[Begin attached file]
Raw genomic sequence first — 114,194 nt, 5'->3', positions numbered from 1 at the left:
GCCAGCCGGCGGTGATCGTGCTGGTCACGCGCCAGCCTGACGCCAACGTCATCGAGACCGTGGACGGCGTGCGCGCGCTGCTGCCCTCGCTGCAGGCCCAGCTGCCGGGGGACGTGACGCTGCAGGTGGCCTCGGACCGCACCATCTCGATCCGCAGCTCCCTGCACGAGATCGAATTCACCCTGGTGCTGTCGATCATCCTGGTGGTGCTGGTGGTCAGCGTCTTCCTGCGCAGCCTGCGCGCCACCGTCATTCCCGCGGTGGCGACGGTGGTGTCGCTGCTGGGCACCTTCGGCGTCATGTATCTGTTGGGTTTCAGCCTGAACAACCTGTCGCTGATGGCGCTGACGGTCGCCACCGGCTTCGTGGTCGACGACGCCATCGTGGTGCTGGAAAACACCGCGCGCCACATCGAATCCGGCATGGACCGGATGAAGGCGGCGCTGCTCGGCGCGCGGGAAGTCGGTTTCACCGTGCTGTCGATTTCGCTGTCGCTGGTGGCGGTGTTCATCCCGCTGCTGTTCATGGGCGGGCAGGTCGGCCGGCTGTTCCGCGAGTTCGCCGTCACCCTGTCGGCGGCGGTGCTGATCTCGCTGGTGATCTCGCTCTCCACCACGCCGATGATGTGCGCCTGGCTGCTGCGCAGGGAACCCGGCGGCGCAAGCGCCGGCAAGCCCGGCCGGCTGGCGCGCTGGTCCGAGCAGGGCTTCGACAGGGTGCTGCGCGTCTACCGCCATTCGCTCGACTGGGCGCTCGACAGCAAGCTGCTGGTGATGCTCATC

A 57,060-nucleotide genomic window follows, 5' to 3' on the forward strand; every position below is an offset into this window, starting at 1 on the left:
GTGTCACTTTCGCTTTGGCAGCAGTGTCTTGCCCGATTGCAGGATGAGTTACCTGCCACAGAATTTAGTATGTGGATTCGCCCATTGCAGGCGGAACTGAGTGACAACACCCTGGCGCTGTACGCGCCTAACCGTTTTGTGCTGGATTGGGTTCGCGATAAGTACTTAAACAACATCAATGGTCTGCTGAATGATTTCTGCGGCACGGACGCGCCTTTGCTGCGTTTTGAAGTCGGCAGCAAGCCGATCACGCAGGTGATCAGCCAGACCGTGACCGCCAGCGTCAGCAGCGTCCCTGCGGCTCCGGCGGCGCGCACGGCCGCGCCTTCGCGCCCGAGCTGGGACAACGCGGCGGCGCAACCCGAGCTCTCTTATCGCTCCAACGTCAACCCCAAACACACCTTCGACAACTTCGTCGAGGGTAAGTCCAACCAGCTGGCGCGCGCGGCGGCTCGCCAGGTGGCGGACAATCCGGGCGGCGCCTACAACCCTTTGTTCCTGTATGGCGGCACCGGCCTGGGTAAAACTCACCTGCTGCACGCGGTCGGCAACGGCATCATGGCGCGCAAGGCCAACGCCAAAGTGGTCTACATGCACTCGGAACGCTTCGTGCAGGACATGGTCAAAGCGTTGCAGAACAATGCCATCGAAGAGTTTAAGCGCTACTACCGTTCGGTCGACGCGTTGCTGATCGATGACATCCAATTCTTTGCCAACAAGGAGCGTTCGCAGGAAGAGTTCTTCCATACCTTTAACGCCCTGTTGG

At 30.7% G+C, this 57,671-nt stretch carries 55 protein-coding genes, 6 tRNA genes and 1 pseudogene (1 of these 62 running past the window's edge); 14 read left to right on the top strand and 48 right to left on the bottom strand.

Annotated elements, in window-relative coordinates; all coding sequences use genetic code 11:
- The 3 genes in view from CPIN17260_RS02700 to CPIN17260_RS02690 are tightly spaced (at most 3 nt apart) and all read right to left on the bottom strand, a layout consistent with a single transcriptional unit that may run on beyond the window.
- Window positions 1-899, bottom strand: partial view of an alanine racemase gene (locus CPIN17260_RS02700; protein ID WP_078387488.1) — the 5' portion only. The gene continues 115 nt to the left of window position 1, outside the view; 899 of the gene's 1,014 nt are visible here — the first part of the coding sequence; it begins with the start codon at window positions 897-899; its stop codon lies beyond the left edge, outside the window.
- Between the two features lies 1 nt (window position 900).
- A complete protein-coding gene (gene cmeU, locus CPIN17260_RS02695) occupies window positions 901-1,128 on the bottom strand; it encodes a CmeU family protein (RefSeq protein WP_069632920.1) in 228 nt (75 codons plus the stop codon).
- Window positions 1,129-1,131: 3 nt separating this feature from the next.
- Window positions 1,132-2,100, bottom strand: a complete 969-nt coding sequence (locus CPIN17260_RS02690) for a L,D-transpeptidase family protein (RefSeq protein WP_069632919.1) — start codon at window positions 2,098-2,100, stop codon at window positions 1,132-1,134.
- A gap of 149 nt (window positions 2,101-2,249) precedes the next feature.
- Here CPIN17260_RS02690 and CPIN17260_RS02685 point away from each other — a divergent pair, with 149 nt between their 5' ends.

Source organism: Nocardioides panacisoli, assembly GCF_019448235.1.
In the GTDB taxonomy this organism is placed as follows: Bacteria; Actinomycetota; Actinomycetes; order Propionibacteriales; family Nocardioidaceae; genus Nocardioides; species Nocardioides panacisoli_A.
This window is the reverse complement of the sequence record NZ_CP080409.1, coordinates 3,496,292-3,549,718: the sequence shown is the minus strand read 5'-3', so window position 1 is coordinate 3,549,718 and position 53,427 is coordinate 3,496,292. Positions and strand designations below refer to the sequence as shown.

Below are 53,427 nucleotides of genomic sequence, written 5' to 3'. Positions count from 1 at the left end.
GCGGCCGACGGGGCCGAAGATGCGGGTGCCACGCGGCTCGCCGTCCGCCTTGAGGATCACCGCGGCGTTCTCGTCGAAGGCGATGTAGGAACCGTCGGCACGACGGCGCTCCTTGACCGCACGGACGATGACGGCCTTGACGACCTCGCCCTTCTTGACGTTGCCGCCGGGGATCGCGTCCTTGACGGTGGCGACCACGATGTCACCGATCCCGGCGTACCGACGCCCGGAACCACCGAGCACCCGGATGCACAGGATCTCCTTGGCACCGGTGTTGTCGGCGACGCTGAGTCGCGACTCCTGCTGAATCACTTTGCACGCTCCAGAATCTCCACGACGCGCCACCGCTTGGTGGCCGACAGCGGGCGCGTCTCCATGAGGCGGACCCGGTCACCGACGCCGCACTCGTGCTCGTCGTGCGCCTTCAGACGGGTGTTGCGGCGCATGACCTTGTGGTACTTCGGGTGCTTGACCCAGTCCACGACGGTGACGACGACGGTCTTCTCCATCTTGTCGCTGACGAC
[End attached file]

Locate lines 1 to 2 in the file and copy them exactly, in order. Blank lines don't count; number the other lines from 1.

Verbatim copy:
Raw genomic sequence first — 114,194 nt, 5'->3', positions numbered from 1 at the left:
GCCAGCCGGCGGTGATCGTGCTGGTCACGCGCCAGCCTGACGCCAACGTCATCGAGACCGTGGACGGCGTGCGCGCGCTGCTGCCCTCGCTGCAGGCCCAGCTGCCGGGGGACGTGACGCTGCAGGTGGCCTCGGACCGCACCATCTCGATCCGCAGCTCCCTGCACGAGATCGAATTCACCCTGGTGCTGTCGATCATCCTGGTGGTGCTGGTGGTCAGCGTCTTCCTGCGCAGCCTGCGCGCCACCGTCATTCCCGCGGTGGCGACGGTGGTGTCGCTGCTGGGCACCTTCGGCGTCATGTATCTGTTGGGTTTCAGCCTGAACAACCTGTCGCTGATGGCGCTGACGGTCGCCACCGGCTTCGTGGTCGACGACGCCATCGTGGTGCTGGAAAACACCGCGCGCCACATCGAATCCGGCATGGACCGGATGAAGGCGGCGCTGCTCGGCGCGCGGGAAGTCGGTTTCACCGTGCTGTCGATTTCGCTGTCGCTGGTGGCGGTGTTCATCCCGCTGCTGTTCATGGGCGGGCAGGTCGGCCGGCTGTTCCGCGAGTTCGCCGTCACCCTGTCGGCGGCGGTGCTGATCTCGCTGGTGATCTCGCTCTCCACCACGCCGATGATGTGCGCCTGGCTGCTGCGCAGGGAACCCGGCGGCGCAAGCGCCGGCAAGCCCGGCCGGCTGGCGCGCTGGTCCGAGCAGGGCTTCGACAGGGTGCTGCGCGTCTACCGCCATTCGCTCGACTGGGCGCTCGACAGCAAGCTGCTGGTGATGCTCATC